Increasing antimicrobial resistance to clarithromycin and metronidazole in pediatric Helicobacter pylori infection in southern Taiwan: A comparison between two decades

Research output: Contribution to journalArticle


Background: Antimicrobial resistance of Helicobacter pylori reduces the eradication rate. This study aimed to investigate changes in antimicrobial susceptibility of H pylori isolated from children in Taiwan in the past two decades. Methods: This study enrolled children receiving esophagogastroduodenoscopy for upper gastrointestinal diseases in a national tertiary referring hospital from 1998 to 2018. H pylori infection was diagnosed by culture. The minimal inhibitory concentrations (MICs) of antibiotics were tested using the E test. The antibiotic resistance rates and MICs of amoxicillin, clarithromycin, metronidazole, levofloxacin, and tetracycline were compared between 1998-2008 and 2009-2018. Results: A total of 70 Helicobacter pylori isolates (29 from 1998 to 2008 and 41 from 2009 to 2018) were identified. The esophagogastroduodenoscopy findings included duodenal ulcers (n = 31), gastric ulcers (n = 9), and gastritis (n = 30). The overall antimicrobial resistance rates of clarithromycin and metronidazole were 22.9% and 21.4%, respectively. The dual resistance rate of clarithromycin and metronidazole was 10%. Resistance rates of levofloxacin and amoxicillin were 8.3% and 2.9%, respectively. None of the isolates were resistant to tetracycline. Compared with the isolates from 1998 to 2008, those from 2009 to 2018 had higher MICs and resistance rates of clarithromycin (26.8% vs 17.2%, P = 0.35) and metronidazole (26.8% vs 13.8%, P = 0.19), but not levofloxacin (9.8% vs 5.3%, P = 1.0) or coresistance to clarithromycin and metronidazole (12.2% vs 6.9%, P = 0.69). Conclusions: The antimicrobial resistance rates of pediatric H pylori isolates to clarithromycin and metronidazole increased during the past decade. The selection of antimicrobial agents other than clarithromycin and metronidazole is crucial to increase pediatric H pylori eradication rates.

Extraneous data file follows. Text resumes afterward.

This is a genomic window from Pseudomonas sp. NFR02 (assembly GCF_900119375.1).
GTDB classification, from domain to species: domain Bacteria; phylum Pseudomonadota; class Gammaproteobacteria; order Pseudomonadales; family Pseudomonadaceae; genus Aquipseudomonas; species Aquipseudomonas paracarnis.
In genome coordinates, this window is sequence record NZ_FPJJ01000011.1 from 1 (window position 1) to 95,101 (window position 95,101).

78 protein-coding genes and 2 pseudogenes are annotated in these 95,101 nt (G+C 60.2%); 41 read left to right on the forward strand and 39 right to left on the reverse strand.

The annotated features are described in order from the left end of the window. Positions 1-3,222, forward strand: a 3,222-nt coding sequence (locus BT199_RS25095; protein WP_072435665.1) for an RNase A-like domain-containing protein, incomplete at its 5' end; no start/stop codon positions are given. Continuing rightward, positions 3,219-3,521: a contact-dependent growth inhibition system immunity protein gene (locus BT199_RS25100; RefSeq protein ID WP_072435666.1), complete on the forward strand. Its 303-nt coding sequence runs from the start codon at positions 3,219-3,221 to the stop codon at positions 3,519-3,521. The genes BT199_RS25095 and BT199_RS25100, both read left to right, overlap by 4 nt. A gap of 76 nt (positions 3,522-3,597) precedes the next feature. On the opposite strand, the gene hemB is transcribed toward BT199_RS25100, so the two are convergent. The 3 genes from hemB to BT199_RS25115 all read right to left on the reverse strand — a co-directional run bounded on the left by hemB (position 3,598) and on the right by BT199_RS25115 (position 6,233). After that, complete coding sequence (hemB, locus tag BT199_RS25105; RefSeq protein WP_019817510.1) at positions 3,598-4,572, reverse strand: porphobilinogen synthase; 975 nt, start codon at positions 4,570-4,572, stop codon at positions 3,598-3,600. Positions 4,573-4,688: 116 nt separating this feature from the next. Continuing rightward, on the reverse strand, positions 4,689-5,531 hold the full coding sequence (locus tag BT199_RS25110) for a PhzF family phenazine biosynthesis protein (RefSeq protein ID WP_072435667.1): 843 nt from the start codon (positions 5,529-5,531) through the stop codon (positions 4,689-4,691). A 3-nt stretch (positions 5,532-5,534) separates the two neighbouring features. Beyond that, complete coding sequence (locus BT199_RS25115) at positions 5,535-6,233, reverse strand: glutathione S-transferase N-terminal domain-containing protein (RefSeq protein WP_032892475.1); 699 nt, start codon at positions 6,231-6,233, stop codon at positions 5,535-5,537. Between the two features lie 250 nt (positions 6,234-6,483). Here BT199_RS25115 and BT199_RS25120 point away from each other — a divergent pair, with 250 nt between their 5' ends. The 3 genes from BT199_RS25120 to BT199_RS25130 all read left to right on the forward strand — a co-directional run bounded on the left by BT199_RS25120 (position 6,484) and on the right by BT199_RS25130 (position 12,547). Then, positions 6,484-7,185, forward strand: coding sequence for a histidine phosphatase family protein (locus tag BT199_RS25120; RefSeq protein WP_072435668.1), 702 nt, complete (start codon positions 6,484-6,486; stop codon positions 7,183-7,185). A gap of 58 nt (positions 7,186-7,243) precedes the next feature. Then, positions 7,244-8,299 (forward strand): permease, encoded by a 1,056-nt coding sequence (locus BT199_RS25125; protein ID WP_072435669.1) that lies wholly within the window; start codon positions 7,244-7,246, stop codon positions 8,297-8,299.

Original languageEnglish
Article numbere12633
Issue number5
Publication statusPublished - 2019 Oct 1


All Science Journal Classification (ASJC) codes

  • Gastroenterology
  • Infectious Diseases

Cite this